Giro d'Italia: Cathedral city embraces festival mood as thousands enjoy partying in pink
The cathedral city of Armagh said 'arrividerci Giro' as it sent the world's toughest cycle race on its final leg through Northern Ireland.
In the shadow of St Patrick's Cathedral, thousands crammed into the traditional market area known as the Shambles Yard as 22 teams signed up for stage three of the Grande Partenza.
A sea of pink balloons was released to mark the start of the morning's festivities, and 6,000 giant foam hands were waved in the air. Thankfully, the pink raincoats only made brief appearances in what was a largely sunny day. Embracing the giro fever, local fans got into the dress code, and there were everything from pink pigs to pink Celts from the nearby Navan Fort getting into the spirit of the day.
Stage three of one of the world's top cycle races saw the 22 teams journey the 187km from Armagh city through Loughgall, Richhill, Hamiltonsbawn, Markethill and Keady, before crossing the border into Dundalk for the journey on to Dublin.
And while the Northern Irish public may not have been overly familiar with some of cycling's international stars before the Giro, headliners such as Svein Tuft and Michael Matthews got the biggest cheers as they were signed in – alongside Irish riders Nicolas Roche and Philip Deignan – while starstruck children reached across the barriers to touch their new sporting heroes.
Onstage at The Shambles to officially open proceedings yesterday morning were Enterprise Minister Arlene Foster and Lord Mayor of Armagh Robert Turner.
"Once again Northern Ireland has proved that, in rain or shine, we can host top-class major events," said Mrs Foster.
Cardinal Sean Brady was also on stage to say 'bonjourno' and pray for the cyclists' safety, while the Archbishop of Armagh Richard Clarke prayed for "sportsmanship at its very best".
One of those making the effort to dress for the occasion was roller rink owner Stephen Lynch, from Armagh, who was in a woolly pink pig suit with six-month-old baby Hayley in a handy pouch.
"I wasn't that excited about the Giro until I saw the build-up, and I wanted to be a part of it," he said. "This is really cool."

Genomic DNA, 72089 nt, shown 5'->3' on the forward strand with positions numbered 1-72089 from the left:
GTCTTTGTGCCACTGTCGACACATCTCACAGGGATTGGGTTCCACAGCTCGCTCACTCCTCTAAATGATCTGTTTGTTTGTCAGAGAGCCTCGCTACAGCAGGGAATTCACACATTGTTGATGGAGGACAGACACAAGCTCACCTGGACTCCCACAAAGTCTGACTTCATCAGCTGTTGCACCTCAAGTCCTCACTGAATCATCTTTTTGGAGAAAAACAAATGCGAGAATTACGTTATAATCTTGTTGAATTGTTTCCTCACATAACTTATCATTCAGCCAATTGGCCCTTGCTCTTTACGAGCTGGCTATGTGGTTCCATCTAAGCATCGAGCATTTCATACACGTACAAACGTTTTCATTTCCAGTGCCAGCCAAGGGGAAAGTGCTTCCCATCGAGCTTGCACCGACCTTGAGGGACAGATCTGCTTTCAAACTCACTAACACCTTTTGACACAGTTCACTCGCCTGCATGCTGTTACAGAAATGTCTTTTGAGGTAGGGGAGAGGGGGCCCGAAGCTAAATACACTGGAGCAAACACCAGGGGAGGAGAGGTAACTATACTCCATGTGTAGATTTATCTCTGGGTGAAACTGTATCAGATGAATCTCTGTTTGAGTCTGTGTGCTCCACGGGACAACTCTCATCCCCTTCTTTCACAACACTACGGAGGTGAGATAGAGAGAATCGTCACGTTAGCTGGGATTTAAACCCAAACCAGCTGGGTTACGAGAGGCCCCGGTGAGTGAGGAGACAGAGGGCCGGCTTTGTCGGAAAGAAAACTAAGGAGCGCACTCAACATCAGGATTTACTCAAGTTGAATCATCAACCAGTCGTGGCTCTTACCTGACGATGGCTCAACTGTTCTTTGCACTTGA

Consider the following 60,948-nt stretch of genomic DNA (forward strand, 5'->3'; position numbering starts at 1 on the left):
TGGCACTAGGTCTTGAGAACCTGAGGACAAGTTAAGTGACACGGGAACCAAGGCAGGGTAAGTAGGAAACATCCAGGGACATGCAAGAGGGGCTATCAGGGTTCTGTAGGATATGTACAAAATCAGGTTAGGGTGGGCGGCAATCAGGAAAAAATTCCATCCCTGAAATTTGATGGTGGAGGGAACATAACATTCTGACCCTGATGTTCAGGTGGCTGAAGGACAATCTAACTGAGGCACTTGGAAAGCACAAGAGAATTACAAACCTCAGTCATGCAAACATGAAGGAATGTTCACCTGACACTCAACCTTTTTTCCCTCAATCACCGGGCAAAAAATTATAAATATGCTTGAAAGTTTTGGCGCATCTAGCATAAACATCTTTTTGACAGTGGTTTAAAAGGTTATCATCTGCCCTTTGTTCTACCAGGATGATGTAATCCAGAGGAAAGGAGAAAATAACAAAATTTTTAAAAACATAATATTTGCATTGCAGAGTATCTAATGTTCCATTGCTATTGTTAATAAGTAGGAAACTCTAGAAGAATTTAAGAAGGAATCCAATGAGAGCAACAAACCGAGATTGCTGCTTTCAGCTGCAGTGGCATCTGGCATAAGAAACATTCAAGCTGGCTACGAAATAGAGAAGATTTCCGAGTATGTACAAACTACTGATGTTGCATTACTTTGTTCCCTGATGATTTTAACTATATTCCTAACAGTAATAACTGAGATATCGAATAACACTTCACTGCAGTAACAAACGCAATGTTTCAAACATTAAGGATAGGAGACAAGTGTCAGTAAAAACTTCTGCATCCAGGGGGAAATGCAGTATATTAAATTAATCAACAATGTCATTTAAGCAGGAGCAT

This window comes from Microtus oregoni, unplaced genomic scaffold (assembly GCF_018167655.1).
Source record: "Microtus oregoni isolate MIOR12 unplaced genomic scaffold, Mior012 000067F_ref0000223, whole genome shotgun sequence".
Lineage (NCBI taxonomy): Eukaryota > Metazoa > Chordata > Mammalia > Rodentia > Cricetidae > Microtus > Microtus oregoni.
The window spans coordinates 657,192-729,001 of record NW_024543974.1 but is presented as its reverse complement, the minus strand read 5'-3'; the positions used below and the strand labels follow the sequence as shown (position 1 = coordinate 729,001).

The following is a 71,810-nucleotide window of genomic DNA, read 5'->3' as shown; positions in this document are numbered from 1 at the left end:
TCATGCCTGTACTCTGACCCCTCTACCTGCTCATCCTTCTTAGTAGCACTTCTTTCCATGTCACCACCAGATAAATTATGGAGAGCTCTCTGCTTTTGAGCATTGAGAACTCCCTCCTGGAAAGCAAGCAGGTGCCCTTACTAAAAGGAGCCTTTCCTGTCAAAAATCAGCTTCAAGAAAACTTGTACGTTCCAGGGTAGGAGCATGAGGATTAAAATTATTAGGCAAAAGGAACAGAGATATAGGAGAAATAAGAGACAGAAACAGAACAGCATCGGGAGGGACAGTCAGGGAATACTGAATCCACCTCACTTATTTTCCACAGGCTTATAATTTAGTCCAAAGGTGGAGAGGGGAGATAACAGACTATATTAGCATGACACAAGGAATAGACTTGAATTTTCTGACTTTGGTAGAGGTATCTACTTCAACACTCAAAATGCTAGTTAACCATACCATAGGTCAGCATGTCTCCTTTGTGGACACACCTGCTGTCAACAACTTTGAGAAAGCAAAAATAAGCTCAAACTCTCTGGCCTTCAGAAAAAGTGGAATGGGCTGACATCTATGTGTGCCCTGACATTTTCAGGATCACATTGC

Stephen's wife Caroline, from Canada, added: "I watched the big cycling competitions in Montreal so it is nice to get something similar here."
Another standing out in the crowd was Armagh's Noel Flynn, who turned out in his pink Mexican hat, adorned it with a model bike on on top, and dyed his paint overalls pink.
"It is great for Armagh and Northern Ireland, for everybody," he said of the Giro. "I was surprised when I heard it was coming here, it is a big event.
"There was a concert in the Mall on Friday night and a fireworks display. The atmosphere was fantastic."
Cycling enthusiast Kyle Nelson from Lisburn biked it into the host city for the day.
"I have been cycling for 10 years and the biggest distance I have done is a lap of Lough Neagh," he said. "I do not know how the riders do it. They make it look too easy, especially on some of the hills. I hope more people will get involved now in cycling."
Armagh business owner Ivy Hughes-Brennan said trade had been booming in the town.
"This has been the most amazing experience that we have ever seen around Armagh and it has been fantastic to see so many tourists," she said. "I cycled around the local route on Friday. It was 25 miles. I had not been on a bike in 20 years.
"I have had such fun. It was also lovely to see the police coming through and everybody waving. That is what really struck me. This is what I want my children to see."
Her son Luke (14) added: "It has been the best experience of my life. We've all got bikes and have been out every day since we heard of it."